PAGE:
The palatine bone in my husband’s leg was causing him great trouble. Everything was becoming very hard for each one of us. We had come to Europe, hoping to get treatment for my husband, but he was getting more and more vulnerable. Many people were getting transferred from Moria. Among them my sister who was almost in the same condition as I, but for different reasons. Although she had arrived with her husband, she was registered and recognized as a single mother. Because her husband had two wives and could be considered officially responsible for one of them, he chose to be with his elder wife. As a result, my sister was considered a single mother and her two young girls received assistance from the authorities as orphans.
In spite of all the difficulties, I was trying to follow the medical process of my husband so that his asylum application could take into consideration his disability. However, we did not manage to get any answers from the doctors to certify his vulnerability before the first review of the asylum application. Thus we got the red stamp in our first and second registration in the asylum office, in other words, our request for asylum was turned down.
When we could not find any alternative, we turned to the illegal solutions and we put our lives in the mercy of smugglers and strangers. There was no other option and not even time to think about consequences including the dangers of the trip itself. My only concern was to get out of there and rescue myself and the future of my son.
The smugglers could find a way to transfer us from Moria to the mainland and the Ritsona camp, where my sister was already living.
Now I too live in Ritsona camp. When I first arrived here, I was secretly sheltered for two months in my sister’s house. During those two months, I was living in fear of getting arrested and being pushed back to Moria camp.
After, two months, we decided to speak about our accommodations with the authorities of the camp. I was not sure that they would accept and understand my condition or would speak with the police to arrest me and send me back to Moria.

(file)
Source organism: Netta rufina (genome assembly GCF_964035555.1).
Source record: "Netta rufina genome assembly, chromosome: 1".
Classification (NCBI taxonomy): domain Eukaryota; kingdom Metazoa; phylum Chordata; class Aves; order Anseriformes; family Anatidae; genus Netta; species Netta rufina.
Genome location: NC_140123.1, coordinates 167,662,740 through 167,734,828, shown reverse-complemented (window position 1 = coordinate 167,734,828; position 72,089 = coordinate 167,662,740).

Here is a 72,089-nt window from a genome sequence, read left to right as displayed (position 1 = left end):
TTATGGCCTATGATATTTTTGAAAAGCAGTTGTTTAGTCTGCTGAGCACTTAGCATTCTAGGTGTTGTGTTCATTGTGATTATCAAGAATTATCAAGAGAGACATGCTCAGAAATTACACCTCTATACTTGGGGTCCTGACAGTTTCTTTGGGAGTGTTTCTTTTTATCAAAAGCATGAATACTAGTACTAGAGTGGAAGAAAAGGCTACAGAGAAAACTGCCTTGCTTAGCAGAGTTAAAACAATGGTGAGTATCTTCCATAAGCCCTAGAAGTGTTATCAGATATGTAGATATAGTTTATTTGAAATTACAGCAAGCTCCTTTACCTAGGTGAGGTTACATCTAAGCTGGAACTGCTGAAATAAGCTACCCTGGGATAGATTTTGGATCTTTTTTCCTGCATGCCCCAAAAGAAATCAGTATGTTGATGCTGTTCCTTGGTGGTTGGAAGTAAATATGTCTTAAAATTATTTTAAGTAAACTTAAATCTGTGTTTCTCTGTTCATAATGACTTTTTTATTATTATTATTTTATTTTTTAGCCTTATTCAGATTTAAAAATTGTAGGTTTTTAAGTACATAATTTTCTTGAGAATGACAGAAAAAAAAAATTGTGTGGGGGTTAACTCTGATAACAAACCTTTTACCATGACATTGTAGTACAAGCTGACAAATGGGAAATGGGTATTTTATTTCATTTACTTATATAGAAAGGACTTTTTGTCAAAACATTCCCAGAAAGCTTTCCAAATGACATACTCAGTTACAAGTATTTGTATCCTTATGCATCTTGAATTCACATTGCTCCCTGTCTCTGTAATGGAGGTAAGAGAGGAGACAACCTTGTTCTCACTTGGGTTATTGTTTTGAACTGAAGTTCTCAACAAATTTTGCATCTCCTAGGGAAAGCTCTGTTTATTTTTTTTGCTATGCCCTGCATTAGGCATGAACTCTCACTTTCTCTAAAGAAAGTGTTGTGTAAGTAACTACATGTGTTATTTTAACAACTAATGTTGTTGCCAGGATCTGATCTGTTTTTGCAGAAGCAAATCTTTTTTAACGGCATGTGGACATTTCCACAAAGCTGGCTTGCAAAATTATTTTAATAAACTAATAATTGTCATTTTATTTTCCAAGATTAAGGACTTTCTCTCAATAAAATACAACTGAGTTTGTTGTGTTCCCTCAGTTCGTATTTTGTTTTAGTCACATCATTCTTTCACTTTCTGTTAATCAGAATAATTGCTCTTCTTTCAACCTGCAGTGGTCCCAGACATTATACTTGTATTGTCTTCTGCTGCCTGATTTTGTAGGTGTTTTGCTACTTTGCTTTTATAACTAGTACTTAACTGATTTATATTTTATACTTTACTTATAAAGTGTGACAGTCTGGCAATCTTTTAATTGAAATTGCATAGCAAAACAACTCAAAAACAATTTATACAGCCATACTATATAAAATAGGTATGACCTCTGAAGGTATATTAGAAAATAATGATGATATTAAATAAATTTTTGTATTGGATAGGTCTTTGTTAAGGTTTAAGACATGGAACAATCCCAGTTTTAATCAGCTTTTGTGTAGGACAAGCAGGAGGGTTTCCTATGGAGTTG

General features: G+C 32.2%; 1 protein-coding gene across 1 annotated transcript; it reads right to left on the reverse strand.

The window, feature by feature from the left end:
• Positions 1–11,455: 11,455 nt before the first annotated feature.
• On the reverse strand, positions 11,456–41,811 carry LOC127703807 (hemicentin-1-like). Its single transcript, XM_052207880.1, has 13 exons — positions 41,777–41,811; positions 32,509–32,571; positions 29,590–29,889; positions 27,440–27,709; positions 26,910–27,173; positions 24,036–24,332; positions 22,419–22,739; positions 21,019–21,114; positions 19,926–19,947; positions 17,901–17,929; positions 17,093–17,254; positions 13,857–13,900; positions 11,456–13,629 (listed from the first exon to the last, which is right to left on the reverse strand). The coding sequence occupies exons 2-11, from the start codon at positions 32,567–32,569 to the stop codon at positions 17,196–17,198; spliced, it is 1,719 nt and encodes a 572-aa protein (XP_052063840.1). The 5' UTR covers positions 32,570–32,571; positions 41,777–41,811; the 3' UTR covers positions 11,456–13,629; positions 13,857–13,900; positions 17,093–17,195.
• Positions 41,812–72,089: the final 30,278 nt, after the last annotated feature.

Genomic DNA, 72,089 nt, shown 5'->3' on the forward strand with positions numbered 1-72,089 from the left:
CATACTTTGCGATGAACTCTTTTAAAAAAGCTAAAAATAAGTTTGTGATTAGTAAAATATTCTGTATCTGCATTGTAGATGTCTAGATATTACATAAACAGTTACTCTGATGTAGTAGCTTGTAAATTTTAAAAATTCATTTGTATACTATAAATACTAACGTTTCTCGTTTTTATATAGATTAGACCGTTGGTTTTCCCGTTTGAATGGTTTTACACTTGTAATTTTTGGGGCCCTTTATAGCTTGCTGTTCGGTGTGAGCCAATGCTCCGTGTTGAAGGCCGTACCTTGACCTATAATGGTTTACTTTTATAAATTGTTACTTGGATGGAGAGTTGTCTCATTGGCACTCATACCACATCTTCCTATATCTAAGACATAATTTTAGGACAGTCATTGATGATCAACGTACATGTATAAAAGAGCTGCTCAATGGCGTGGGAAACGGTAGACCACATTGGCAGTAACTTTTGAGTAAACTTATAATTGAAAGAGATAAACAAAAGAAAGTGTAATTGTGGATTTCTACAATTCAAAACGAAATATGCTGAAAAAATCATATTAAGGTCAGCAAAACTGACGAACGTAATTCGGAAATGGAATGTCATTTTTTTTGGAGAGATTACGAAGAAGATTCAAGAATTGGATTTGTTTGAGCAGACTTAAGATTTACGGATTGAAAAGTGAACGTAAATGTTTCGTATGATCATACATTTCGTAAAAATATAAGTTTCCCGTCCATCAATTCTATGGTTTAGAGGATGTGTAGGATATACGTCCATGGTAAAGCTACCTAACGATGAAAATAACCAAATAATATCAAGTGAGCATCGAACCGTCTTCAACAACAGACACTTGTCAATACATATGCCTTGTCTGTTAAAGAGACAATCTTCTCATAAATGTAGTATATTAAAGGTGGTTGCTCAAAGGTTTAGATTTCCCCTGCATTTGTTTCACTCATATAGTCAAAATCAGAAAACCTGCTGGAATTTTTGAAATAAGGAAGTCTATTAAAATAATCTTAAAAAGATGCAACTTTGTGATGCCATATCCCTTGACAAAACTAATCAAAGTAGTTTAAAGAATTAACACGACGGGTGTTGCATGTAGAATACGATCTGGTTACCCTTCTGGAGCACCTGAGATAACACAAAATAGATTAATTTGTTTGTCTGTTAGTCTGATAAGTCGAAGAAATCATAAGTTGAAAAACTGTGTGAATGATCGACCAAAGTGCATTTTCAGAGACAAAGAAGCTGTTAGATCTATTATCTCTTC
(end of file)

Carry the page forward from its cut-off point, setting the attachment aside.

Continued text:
However, I was a bit optimistic, as Moria was under fire at that time and there was less possibility to be pushed back to Lesvos.
Today, I live with my nine-year old son at Ritsona. Here, I face different sorts of problems. At the same time, my husband is in a new camp, Kara Tepe, on Lesvos, where everyone’s life is in danger and basic human rights are violated. He had hardly rescued himself from the fire in Moria and, now, as one thousand more people are living there, he is suffering inhuman conditions, exposed to Covid19, having asylum process problems.
Here, I am deprived of all rights that other inhabitants have, as our cards ATM cards are cut, and even during the quarantine there was no consideration about our nutrition, including the possibility of distributing baskets of dry food.
Here, even those who are healthy are getting vulnerable, not because of physical problems, but because of psychological problems. Every time that I speak with my husband and ask about his condition, I feel very sad. He is suffering there too much and, as a single man, he is treated very harshly by the authorities. I also feel very bad that even my own illnesses, mostly about my lungs, is being forgotten among all these troubles, while it is getting worse and worse.
I am a woman who is a mother and a wife. I cannot stop thinking of my husband who is locked up in an inhuman environment, surrounded by wires and the virus. How much longer do I have to suffer away from my husband? How much more should I stay silent against my son’s desires as a child, who is getting discriminated and bullied emotionally by other children?
I had a simple life before I was forced to become a refugee. Mine was a small family with sweet dreams for the future. It was a united and loving family, caring and soothing each other with words, with affection, with smiles, with encouragement.These, not medicines, were the cures for our wounds, physical or emotional. And then, a revolution overturned our life, like a dark and menacing cloud after a sunny day. When two of my brothers were killed by the Taliban, we lost our security,safety and our shelter,
Those killings raised the alarm for all members of that house. Like a bomb they drove each member of the family into a corner. The power of the Taliban over the area we were living was increasing and so was their blind violence. So we had no other option but to leave our home, a house that was a shelter for 30 people, a huge, old and traditional house — a house we loved. Two of my brothers turned to internal immigration and went to Kabul, but for the rest of my family that was not an option. Our only hope was to go to Iran. So, we plucked our courage and after collecting all we had, I immigrated with my daughters and two sons and my grand children. We faced many hardships during our clandestine travels, but I had the power of my family with me, they were all with me, and we were sharing our strength with each other.